The Scribbler (2014)

Discussion in 'Reader Reviews' started by Anaestheus, Feb 28, 2015.

  1. Anaestheus

    Anaestheus Well-Known Member

    Nov 11, 2005
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    Another late night recommendation from Netflix.

    A woman with multiple personalities is moved into a weird apartment complex that serves as a halfway house for mentally unstable people after she undergoes some experimental treatment. Once she arrives, however, residents of the building start committing suicide by jumping from the windows. Or is there some other explanation?

    This one cribs a lot from Identity, Donnie Darko, Sucker Punch, a few touches of Tetsuo, and a dash of The Matrix. Even though it tries to keep up the puzzle by telling the story in a non-linear fashion, it's really rather predictable. It is also severely hampered by a pretty overwhelming air of teenage angst and pretension. This is definitely one made for the literate goth crowd with a handful of heavily dropped quotes from Henry Miller and Charles Bukowski. And, I can easily imagine a lot of viewers getting annoyed with all the pseudo-philosophy that someone on board apparently thought was seriously profound stuff.

    That said, I have to admit that this one does have a certain charm that kept me engaged. There's a nice level of nuttiness to the whole thing. It never goes as far as it should. And, I can't tell if that was due to a limit of creativity or funds. But it obviously wants to be a cult hit and it almost makes it. Almost. But the parts that are good were really quite good. While I doubt that the plot twists will catch anyone off guard, I think the way they happen will probably be pleasant surprises.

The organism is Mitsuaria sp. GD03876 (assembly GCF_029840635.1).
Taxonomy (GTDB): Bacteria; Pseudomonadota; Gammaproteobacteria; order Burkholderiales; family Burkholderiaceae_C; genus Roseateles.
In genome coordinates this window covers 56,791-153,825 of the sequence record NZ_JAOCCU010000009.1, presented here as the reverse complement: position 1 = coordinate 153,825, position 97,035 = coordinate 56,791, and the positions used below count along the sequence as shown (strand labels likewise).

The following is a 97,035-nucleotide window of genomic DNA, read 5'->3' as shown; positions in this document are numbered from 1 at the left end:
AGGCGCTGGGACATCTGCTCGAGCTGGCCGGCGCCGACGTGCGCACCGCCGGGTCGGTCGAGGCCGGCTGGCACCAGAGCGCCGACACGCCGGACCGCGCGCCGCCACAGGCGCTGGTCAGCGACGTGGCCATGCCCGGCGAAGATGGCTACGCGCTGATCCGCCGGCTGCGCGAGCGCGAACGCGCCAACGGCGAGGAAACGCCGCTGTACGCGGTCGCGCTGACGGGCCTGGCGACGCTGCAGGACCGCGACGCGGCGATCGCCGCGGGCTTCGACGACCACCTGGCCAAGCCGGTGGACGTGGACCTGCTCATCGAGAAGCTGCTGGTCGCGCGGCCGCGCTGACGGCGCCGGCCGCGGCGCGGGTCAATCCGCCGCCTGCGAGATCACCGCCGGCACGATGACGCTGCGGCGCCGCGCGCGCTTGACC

There's a fair amount of good imagery, which is what attracted me to this in the first place. And, even when it lacks creativity, it's hard to not appreciate the effort that they put into the lighting, sets, and framing.

    Katie Cassidy (Supernatural, Arrow) ends up giving a pretty engaging performance by the end Though her pouty/jaded face is pretty annoying in the beginning, she loosens up as the film goes on and becomes quite charming. And, she's certainly on board for all the silliness and I think that is the main thing that kept me watching. Garret Dillahunt (Deadwood and the remake of Last House on the Left) also delivers a solid performance as the main supporting character. Though the rest of the cast is passable at best.

    I certainly wouldn't recommend it to just anyone, but I know I have a couple of friends who would really get a kick out this.
    Last edited: Feb 28, 2015

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